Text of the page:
The EU’s chief Brexit negotiator Michel Barnier has broken the dreams of many Brexiteers and hard Brexit defenders by simply reiterating that that kind of Brexit is just not possible. There cannot be any single market benefits without being in the single market or “sector by sector” participation without respecting the EU’s red lines of free movement of people, goods, services and capital. Our European technocrats constantly remind us that, unless we change our attitude and become more cooperative, Brexit isn’t going to be served warm, but cold. So, with all the sanctity of an impeccable seasoned politician, Barnier—aka “the most dangerous man in Europe”—promised that, “There will never be any aggressiveness or arrogance on my part. And I recommend all to adopt the same attitude.”

Barnier might be a “dealmaker” and a “pragmatic politician,” according to Syed Kamall, leader of the Conservative MEPS, but he is also a technocrat and “no friend of the Tory Eurosceptics.”

“No deal” isn’t better than a “bad deal”

Speaking in Brussels today, Michel Barnier, said that Britain isn’t in the position to choose what it likes and that walking away without a deal would be very damaging for the country. He pointed out that some people in the UK haven’t realised yet the consequences of Brexit and that leaving without a deal isn’t such a good thing: “We want to be ready for all eventualities, including ‘no deal’, a possibility that has been mentioned again recently by several British ministers.” He explained that “In practice, ‘no deal’ would worsen the ‘lose-lose’ situation which is bound to result from Brexit. And the UK would have more to lose than its partners.”

Barnier clarified that “There is no reasonable justification for the ‘no deal’ scenario. There is no sense in making the consequences of Brexit even worse…to my British partners I say: a fair deal is far better than no deal.”

Many of us, feeling that we want what has been promised to us, remain anchored to Brexit and its possibilities, because this is how it was offered to us.  But Brexit wasn’t just about taking back control—a slogan that somewhat sounds a little bit silly since you cannot take back something that never existed, unless that means re-imagining a new Empire and all those things that go with it. Brexit was a protest vote against the way things are. But this disaffection was channelled through slogans and misleading propaganda that demonised foreigners. Whether you hold this view or hope to continue with a hard Brexit as the only way to release the UK from the shackles of the powerful European elites, then needless to say, the European Union would have the upper hand in the negotiations, whether we like it or not.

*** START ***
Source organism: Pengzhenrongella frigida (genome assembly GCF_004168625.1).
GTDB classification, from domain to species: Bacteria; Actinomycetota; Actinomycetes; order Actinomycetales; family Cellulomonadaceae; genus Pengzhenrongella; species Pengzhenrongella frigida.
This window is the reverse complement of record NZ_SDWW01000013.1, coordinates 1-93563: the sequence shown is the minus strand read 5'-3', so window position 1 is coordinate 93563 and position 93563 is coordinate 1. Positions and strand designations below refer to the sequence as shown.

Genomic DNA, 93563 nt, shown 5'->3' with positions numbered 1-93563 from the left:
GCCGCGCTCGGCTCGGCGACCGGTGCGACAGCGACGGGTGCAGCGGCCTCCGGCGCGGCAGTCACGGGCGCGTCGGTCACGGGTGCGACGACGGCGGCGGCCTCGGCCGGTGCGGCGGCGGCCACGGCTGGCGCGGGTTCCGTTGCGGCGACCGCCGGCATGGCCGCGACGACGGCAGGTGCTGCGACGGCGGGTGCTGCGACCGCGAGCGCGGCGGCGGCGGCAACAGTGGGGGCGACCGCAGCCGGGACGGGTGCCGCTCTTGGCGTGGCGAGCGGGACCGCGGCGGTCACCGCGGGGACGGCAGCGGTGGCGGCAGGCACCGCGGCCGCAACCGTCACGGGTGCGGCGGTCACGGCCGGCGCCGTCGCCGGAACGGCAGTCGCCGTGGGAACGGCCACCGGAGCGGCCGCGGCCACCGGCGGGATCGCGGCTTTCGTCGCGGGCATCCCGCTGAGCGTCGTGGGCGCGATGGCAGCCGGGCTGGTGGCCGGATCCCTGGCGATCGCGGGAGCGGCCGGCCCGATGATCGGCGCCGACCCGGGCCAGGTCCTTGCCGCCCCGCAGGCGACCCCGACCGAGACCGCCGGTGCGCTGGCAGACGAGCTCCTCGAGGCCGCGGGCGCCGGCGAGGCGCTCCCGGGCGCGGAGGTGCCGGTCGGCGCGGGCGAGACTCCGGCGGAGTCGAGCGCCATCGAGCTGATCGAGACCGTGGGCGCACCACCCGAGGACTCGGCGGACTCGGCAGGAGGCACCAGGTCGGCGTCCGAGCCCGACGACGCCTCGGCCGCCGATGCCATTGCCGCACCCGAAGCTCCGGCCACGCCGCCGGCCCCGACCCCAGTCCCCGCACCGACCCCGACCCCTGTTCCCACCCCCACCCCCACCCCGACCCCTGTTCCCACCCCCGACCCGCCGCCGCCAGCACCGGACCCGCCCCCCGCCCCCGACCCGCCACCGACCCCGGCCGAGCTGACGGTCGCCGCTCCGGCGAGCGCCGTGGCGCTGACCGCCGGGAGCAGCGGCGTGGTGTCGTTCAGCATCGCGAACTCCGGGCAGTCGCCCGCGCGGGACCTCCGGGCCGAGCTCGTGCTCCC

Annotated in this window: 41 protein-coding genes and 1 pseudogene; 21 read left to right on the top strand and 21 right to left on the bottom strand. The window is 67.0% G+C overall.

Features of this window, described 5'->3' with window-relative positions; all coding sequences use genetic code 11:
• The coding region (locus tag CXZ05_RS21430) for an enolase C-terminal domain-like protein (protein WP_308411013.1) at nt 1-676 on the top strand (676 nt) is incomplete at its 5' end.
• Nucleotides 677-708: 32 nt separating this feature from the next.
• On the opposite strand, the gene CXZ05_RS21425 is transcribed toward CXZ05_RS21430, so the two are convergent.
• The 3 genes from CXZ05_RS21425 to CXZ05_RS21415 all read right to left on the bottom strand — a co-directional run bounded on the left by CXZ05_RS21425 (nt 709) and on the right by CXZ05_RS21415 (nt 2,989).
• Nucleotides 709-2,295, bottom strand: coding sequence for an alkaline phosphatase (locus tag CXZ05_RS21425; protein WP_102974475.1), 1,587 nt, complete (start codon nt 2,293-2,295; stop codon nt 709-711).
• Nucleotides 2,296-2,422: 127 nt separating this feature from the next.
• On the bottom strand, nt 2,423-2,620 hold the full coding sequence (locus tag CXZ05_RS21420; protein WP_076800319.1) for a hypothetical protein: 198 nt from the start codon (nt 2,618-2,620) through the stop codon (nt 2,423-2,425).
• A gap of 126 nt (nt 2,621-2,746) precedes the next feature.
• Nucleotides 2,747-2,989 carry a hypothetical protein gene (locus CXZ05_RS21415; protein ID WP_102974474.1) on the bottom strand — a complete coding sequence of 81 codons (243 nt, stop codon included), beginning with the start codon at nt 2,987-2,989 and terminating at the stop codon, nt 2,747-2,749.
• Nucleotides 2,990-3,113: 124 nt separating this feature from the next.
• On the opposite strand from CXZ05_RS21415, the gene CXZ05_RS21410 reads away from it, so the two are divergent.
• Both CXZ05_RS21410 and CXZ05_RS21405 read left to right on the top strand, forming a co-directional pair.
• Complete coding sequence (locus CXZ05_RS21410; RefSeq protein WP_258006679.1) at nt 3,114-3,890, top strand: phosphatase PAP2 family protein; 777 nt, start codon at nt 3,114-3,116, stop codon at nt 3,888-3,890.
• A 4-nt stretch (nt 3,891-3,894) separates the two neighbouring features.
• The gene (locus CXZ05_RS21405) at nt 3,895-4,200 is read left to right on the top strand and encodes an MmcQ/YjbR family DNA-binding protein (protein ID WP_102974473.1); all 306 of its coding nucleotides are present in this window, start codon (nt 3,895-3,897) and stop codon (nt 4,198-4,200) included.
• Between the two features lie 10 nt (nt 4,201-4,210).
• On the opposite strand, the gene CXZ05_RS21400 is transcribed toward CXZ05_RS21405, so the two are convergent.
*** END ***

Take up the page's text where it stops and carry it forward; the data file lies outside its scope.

Theresa May, who has repeated the slogan “no deal is better than a bad deal”, a phrase which also appears in the Conservative Manifesto, was confident that it would help satisfy the hardliners of her party. It resonates with the Leave campaign’s optimism evident in the other slogan “take back control,” which drove a whole campaign’s emotional impetus. The Brexiteers’ naïve optimism manufactured an artificial climate of fateful assurance and honest commitment that would evaporate faster than Farage’s disappearance from the political landscape after the UK’s EU referendum.

Barnier warned the UK that a failure to reach a deal would mean reverting to the World Trade Organisation rules of a “distant past” of border controls on imports. He said: “There would be customs duties of almost 10 % on vehicle imports, an average of 19 % for alcoholic beverages, and an average of 12% on lamb and fish, for which the vast majority of British exports go to the EU.”

Barnier stressed that Brexit means “uncertainty” and “the decision to leave the EU has consequences.” He said that “You cannot leave the single market and then opt into those sectors you like most, say the automobile industry or financial services. You cannot be half in or half out of the single market.” 

He made it clear “that only the combination of the customs union and the rules of the internal market allow this free, ‘frictionless’ trade between our states,” which will be impossible otherwise.

The UK does not fully understand the EU

Wanting to dispel assumptions and attitudes such as the ones represented by the UK’s Brexit negotiator David Davis, who has more than once stated that Britain should walk away rather than accept a “punishment deal,” Barnier was worried that the British politicians didn’t fully understand the EU and its position: “The EU is not only a big marketplace, it is also an economic and social community where we adopt common standards. All third countries must respect our autonomy to set rules and standards ... I am not sure whether [these points] have been fully understood across the Channel.”

On another occasion this week, Barnier said that Michael Gove’s announcement that the UK will leave the 1964 London fisheries convention, was wrong because nothing had changed: “EU law/common fisheries policy had superseded it.”

It is difficult not to gulp, when Barnier says: “Let us prepare for Brexit so that we can approach it calmly, since that is the decision of the United Kingdom. Then we will be able to concentrate on what is most important: the future of Europe.”

The second round of the Brexit negotiations in Brussels will take place on 17 July.